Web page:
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Dr John Tribe is a Senior Lecturer in Law in University of Liverpool Law School
In the early days of the pandemic, UK chancellor Rishi Sunak announced business-loan schemes as part of the government’s suite of measures to keep businesses on their feet. This offered businesses the chance to borrow tens and sometimes hundreds of thousands of pounds from participating banks, with relaxed lending criteria and nothing to pay for the first 12 months.
The schemes, which closed to new applicants on March 31 of this year, were part of the instruction from Alok Sharma, then business secretary, to “get the money out there”. This saw a total of £79 billion loaned to British businesses via about 1.7 million loans. Of that, 1.5 million loans amounting to £47 billion were through the bounce-back scheme directed at smaller businesses.
The big question is how much of this is going to be repaid. The House of Commons public accounts committee estimates that the bounce-back scheme alone will lose between £16 billion and £27 billion due to fraud and companies being unable to repay. This is a potential default rate of between 35% and 60% – with losses almost certainly higher once the loans to larger businesses are included. Since all these loans were state-backed, any failures to pay will be shouldered by the taxpayer.
PricewaterhouseCoopers is currently investigating the loan book to help the government to get a more accurate loss estimate and to determine the causes of this massive shortfall. The fact that there are likely to be losses from businesses failing is to be expected under the circumstances, given that so many have had to scrimp to get through the pandemic and may find life harder when the government furlough scheme ends in September.
But fraud also appears to have been a major issue – we are still to find out how much. Parliament is now hastily acting to close a loophole which may have helped unscrupulous directors to turn this taxpayer rescue into an opportunity. So what do we know so far, and what happens next?
We already have limited evidence of fraud through disclosures from the Insolvency Service (IS) about a number of directors being disqualified for abusing the loan schemes. They did this, for example, by fraudulently persuading the lenders that their company was a going concern when it was not, and then pocketing the money or transferring it elsewhere.
But there are many directors that the IS can’t easily go after at present. This is where they borrowed under the scheme, took the money, then closed down their company through a dissolution. Directors can dissolve a company if it is solvent, and are supposed to notify creditors ahead of time. Otherwise, they are supposed to use a formal insolvency process such as liquidation, with all the scrutiny that this procedure brings. But the requirements are currently loose enough that a company can be dissolved without following the rules.
Company dissolution certainly has its place in the process of ending companies. It is a normal part of the company life cycle that keeps the Companies House register tidy and up to date. Over the past six years, there have been approximately half a million dissolutions each year.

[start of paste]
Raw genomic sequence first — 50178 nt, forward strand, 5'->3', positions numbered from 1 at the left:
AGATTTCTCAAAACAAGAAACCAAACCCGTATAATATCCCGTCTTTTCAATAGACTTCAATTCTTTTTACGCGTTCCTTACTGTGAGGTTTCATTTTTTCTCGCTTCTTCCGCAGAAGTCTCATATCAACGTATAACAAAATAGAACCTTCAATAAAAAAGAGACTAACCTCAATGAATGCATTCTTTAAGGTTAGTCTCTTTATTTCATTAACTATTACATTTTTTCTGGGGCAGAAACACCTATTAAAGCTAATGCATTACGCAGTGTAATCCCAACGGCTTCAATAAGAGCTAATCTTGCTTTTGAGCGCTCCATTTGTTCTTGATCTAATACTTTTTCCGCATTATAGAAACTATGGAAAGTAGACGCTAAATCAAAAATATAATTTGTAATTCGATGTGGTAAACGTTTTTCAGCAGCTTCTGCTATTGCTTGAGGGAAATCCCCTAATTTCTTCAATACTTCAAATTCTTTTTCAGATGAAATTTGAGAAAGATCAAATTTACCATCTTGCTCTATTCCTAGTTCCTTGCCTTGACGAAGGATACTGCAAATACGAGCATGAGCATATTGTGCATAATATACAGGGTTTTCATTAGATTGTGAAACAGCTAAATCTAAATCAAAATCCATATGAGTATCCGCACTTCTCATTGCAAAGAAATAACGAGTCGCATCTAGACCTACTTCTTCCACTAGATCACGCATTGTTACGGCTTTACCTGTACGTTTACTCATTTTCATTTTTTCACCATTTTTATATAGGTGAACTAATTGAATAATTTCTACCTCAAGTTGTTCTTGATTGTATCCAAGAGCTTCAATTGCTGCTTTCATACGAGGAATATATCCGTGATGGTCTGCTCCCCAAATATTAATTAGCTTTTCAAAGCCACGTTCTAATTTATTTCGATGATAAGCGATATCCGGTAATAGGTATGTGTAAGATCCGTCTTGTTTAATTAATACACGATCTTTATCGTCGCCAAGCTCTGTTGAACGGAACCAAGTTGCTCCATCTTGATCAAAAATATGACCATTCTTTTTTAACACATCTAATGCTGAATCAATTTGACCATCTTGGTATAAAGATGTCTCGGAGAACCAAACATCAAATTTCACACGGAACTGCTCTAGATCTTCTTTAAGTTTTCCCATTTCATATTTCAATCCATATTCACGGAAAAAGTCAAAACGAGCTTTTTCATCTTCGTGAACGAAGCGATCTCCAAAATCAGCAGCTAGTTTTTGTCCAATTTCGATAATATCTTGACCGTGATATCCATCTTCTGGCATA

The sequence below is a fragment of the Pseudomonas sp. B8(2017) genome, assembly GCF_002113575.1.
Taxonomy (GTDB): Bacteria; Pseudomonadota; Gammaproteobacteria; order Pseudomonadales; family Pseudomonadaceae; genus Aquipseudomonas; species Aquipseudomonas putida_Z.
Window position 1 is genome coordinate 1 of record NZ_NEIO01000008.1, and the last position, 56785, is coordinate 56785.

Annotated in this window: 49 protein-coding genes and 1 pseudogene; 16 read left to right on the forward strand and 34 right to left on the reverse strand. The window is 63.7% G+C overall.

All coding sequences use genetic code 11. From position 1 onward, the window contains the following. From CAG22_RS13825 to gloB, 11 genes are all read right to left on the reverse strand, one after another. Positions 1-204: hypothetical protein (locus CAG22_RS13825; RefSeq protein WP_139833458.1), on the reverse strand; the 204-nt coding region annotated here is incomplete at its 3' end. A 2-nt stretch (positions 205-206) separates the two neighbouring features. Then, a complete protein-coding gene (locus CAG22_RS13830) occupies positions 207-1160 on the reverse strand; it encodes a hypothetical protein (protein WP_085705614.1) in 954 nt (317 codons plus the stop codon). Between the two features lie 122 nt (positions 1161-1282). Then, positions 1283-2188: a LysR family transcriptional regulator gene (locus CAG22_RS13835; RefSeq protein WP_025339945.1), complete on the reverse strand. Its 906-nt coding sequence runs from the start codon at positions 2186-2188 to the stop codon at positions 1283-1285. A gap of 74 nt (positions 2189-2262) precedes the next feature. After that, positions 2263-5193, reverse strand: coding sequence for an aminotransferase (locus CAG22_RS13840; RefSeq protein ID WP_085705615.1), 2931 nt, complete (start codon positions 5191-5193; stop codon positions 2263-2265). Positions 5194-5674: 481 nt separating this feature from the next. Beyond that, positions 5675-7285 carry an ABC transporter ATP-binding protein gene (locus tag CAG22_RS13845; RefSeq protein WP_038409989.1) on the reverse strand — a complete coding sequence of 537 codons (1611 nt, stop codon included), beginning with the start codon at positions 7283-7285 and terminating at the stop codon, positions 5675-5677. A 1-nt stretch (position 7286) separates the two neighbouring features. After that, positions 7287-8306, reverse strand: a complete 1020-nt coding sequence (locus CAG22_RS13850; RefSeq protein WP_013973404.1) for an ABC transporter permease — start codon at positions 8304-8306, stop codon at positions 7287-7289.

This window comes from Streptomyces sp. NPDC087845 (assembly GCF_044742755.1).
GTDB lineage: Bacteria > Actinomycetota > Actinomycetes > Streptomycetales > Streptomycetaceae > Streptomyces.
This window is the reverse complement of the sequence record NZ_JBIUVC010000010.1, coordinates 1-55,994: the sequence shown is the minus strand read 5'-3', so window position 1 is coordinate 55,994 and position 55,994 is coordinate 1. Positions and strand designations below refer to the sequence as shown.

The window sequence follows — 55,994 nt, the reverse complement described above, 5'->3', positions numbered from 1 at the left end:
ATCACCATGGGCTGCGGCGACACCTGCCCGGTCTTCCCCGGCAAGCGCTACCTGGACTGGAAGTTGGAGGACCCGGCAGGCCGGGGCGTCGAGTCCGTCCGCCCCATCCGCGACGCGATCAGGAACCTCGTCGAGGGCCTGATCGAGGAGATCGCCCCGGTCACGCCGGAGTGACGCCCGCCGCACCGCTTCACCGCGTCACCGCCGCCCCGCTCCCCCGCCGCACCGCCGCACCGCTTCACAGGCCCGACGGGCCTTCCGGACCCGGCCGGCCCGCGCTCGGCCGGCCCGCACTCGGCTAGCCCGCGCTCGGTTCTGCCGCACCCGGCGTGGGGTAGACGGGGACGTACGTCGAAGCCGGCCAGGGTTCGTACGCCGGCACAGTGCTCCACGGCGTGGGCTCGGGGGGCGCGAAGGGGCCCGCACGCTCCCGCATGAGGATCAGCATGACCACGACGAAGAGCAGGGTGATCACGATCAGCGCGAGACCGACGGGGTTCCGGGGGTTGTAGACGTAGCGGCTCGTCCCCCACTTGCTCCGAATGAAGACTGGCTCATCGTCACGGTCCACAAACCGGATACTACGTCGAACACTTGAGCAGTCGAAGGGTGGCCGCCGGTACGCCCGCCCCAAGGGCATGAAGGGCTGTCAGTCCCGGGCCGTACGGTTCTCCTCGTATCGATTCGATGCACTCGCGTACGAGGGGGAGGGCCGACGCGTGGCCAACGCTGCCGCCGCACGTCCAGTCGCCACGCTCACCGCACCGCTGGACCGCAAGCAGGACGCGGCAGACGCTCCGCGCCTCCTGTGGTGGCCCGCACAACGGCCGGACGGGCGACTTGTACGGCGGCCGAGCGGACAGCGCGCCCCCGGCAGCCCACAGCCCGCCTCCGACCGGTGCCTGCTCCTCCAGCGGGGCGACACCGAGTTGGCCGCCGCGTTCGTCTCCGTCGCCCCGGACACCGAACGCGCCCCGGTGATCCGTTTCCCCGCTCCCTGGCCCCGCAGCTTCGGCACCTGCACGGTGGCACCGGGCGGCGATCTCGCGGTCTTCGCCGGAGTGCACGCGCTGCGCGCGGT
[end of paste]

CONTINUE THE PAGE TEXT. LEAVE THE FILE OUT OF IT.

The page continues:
But it has also created a loophole that directors who dissolve a company will have been able to exploit in this instance. The IS can still go after such directors by restoring the company to the register, but that is a complex process. The police can also bring prosecutions under the criminal law of fraud, but the government wants another option.
Directors mis-using companies in these kinds of ways is hardly a new phenomenon. There has long been a phenomenon known as “phoenix-ism”, where a director closes down struggling company A, moves all the assets to company B, and leaves all the liabilities with company A. Some of the abuses around the coronavirus business loans fall into this category, as has been discussed in parliament in relation to the loan schemes.
The government is seeking to fix the dissolution loophole with the Rating (Coronavirus) and Directors Disqualification (Dissolved Companies) Bill. The bill will shortly have its third reading in the House of Commons, having recently gone through the committee stage. It is due to progress to the House of Lords after the summer recess.
Assuming the legislation passes, it will widen the net of the IS to seek to disqualify directors who have misappropriated money from the loan schemes using the dissolution loophole. This move is necessary to maintain public confidence, protect the public from unscrupulous directors, and to maintain the integrity of limited-liability companies.
Extending the rules will only work if the IS is given proper funding to pursue this extra class of directors, however. There are no signs that the government is going to do this, and it is vital that this is considered alongside the changes to the rules. The bigger the stick, the better the deterrent.
This article is republished from The Conversation under a Creative Commons license. Read the original article.
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